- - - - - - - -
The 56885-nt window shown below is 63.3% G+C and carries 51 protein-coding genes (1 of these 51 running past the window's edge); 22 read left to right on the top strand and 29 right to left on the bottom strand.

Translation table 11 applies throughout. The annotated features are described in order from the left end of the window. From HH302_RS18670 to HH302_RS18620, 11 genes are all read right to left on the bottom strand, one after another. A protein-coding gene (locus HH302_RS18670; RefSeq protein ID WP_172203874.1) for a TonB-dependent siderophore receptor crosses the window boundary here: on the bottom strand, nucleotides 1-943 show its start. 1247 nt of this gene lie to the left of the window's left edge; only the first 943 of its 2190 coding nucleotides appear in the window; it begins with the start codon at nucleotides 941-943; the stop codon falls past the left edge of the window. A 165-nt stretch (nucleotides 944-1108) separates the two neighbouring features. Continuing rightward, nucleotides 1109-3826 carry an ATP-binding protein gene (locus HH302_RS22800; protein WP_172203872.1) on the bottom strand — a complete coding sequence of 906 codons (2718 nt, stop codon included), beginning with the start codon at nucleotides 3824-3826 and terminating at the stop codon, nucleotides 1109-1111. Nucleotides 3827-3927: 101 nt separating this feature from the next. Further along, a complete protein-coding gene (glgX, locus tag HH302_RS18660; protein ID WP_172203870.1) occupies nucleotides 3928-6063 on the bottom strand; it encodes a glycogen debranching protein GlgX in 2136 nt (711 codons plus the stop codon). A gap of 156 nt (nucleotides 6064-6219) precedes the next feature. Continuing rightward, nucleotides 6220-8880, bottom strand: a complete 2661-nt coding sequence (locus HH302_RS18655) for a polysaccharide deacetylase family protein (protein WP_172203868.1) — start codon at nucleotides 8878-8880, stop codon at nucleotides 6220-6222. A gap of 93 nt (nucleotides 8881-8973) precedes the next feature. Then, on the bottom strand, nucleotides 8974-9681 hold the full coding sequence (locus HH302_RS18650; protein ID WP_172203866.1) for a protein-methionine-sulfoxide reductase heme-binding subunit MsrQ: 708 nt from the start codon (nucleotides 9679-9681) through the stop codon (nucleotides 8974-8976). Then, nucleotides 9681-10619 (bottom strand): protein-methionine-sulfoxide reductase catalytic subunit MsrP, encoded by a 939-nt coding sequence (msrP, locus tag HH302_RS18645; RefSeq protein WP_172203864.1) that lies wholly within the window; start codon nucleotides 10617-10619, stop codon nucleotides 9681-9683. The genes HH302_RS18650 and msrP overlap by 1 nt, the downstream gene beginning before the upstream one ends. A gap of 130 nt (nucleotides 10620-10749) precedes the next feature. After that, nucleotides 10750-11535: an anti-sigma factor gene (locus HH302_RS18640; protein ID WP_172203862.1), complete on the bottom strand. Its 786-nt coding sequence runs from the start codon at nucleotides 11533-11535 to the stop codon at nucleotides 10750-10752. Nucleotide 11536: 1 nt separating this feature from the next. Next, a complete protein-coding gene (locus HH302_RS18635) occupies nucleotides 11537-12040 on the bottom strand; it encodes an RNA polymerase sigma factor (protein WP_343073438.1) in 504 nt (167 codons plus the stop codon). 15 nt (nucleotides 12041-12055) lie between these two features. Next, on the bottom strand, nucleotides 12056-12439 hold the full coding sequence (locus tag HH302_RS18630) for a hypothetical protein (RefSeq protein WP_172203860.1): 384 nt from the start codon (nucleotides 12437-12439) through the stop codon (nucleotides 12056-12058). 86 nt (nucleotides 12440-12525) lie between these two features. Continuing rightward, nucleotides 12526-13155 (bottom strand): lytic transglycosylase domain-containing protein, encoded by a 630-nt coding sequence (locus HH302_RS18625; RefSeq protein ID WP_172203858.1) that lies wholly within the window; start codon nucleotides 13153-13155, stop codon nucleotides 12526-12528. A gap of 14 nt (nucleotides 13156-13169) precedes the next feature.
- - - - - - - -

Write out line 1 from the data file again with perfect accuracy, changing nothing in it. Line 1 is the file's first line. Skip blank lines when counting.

The 56885-nt window shown below is 63.3% G+C and carries 51 protein-coding genes (1 of these 51 running past the window's edge); 22 read left to right on the top strand and 29 right to left on the bottom strand.